Three labourers suffer burns

Doctors say condition of one labourer was critical as 75% of his body had been burnt


Our Correspondent March 14, 2019
PHOTO: FILE

RAHIM YAR KHAN: At least three labourers suffered critical burn injuries when a steam boiler exploded at a sugar mill in Rahim Yar Khan’s Jetha Bhutta area, Express News has learnt.

Reportedly, labourers were busy working in Hamza Sugar Mill when one of its steam boilers exploded. As a result, three labourers, who were present near the explosion site, suffered burn injuries. The victims were immediately shifted to the burns unit at Tehsil Headquarter Hospital in Khanpur.

The doctors at the health facility said the victims were being provided treatment, but the condition of one, identified as Sulaiman Shah, a resident of Kamalia Tehsil, was critical.

They revealed that 75% of the victim’s body had been burnt in the incident and efforts were being made to save his life.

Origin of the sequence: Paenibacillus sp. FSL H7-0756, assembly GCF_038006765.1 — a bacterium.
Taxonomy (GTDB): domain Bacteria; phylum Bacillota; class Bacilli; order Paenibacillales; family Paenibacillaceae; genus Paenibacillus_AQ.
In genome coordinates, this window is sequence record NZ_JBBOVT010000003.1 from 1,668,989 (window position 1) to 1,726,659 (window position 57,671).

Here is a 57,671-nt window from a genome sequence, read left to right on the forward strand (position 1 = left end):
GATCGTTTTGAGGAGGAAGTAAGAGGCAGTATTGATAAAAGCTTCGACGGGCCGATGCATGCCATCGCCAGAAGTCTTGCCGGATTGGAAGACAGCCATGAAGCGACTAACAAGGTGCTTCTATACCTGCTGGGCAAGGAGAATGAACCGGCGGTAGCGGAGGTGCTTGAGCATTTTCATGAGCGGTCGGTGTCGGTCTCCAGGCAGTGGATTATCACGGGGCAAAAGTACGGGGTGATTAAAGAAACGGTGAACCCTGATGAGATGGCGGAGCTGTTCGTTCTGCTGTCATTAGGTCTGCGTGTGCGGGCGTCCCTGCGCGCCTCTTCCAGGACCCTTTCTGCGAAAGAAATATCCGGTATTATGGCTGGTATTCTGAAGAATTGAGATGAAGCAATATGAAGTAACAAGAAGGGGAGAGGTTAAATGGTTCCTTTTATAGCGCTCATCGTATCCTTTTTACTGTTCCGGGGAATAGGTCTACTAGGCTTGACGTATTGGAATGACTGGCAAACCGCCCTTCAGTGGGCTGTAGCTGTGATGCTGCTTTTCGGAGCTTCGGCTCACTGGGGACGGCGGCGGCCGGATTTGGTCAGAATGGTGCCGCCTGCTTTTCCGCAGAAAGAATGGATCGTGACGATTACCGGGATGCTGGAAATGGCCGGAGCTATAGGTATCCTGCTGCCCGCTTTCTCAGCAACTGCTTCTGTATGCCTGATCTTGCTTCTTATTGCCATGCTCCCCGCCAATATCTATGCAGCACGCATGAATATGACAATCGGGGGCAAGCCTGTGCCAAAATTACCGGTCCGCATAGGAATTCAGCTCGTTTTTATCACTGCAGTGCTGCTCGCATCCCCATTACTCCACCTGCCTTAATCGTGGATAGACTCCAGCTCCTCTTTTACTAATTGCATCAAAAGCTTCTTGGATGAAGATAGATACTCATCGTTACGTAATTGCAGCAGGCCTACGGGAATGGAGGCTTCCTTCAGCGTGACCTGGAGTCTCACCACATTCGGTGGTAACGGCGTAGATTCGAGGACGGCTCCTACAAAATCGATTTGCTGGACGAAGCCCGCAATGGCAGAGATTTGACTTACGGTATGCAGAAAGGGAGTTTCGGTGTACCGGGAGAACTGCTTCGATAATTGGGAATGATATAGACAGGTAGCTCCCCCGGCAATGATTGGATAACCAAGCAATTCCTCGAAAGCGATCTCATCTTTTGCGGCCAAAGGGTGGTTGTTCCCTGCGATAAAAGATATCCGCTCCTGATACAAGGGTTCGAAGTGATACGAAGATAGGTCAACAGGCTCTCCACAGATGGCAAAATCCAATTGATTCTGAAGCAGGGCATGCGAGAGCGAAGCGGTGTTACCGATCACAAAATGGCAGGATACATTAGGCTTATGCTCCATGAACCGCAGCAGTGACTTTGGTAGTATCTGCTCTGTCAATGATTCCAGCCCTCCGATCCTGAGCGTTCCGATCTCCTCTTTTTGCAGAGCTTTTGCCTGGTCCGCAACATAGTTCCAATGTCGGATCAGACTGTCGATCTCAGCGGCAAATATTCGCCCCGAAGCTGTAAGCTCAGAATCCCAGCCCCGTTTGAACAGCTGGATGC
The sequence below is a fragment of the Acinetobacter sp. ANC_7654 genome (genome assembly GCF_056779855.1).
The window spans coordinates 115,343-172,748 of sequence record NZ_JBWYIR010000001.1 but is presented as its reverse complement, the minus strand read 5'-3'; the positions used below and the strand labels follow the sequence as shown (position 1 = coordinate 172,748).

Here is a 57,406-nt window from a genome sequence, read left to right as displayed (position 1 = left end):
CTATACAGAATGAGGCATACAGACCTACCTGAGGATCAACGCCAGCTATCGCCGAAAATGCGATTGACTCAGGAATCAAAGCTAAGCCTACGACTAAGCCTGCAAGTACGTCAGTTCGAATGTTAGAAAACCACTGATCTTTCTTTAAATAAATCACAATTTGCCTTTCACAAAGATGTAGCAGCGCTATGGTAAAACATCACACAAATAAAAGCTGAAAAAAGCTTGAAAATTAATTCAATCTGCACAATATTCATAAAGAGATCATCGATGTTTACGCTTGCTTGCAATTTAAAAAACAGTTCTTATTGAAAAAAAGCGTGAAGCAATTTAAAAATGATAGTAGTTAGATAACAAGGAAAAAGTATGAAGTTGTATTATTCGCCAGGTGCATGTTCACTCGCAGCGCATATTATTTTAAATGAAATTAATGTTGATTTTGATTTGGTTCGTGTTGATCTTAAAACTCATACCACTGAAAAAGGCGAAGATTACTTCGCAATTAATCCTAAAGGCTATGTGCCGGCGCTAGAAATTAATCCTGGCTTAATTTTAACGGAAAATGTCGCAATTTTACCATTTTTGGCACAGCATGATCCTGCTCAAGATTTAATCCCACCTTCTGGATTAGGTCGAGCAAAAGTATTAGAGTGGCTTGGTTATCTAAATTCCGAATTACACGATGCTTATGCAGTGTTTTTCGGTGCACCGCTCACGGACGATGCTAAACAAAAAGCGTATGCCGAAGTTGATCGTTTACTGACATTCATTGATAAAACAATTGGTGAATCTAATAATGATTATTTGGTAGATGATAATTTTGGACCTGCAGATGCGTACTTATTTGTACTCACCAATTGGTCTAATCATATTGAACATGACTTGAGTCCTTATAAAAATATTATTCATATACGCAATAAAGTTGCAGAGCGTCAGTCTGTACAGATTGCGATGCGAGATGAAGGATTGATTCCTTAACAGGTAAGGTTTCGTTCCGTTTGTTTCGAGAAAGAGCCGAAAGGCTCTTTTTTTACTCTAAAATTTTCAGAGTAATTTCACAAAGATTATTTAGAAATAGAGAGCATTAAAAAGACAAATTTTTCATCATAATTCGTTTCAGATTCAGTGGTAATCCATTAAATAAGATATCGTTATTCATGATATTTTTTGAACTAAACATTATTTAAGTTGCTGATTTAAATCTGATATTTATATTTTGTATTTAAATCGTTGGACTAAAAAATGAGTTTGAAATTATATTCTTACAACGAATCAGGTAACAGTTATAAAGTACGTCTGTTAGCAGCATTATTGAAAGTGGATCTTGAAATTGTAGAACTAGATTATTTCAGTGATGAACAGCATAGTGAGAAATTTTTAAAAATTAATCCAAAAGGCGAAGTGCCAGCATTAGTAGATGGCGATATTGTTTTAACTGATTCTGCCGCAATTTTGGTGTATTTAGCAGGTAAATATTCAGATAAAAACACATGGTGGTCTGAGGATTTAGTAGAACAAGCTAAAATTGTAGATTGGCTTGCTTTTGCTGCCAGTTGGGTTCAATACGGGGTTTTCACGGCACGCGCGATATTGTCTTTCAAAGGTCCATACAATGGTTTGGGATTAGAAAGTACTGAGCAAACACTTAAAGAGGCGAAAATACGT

Meanwhile, area residents said that the explosion was so intense that its reverberation could be felt in far-flung areas.

Sources told Express News that the steam boiler that exploded had been functioning since 1994 and was in a poor condition. They revealed that the mill management committed negligence by not carrying out proper maintenance.

Unsatisfactory working conditions and poor safety standards at workplaces pose a grave threat to the lives and health of labourers, apart from causing heavy losses to factory and mill owners.

Injuries and deaths due to occupational hazards take some two million lives a year and cost the global economy about $1.25 trillion, according to the International Labour Organisation (ILO).

In Pakistan and other countries like Bangladesh, Mali and Nepal, 70% of workers performed duties in the informal sector and were subject to poor working conditions, stated an ILO report titled “Safety in numbers: pointers for a global safety culture at work”.

Developing countries suffer huge losses due to work-generated illnesses, accidents and deaths, which account for up to 10% of gross domestic product, according to the ILO report.

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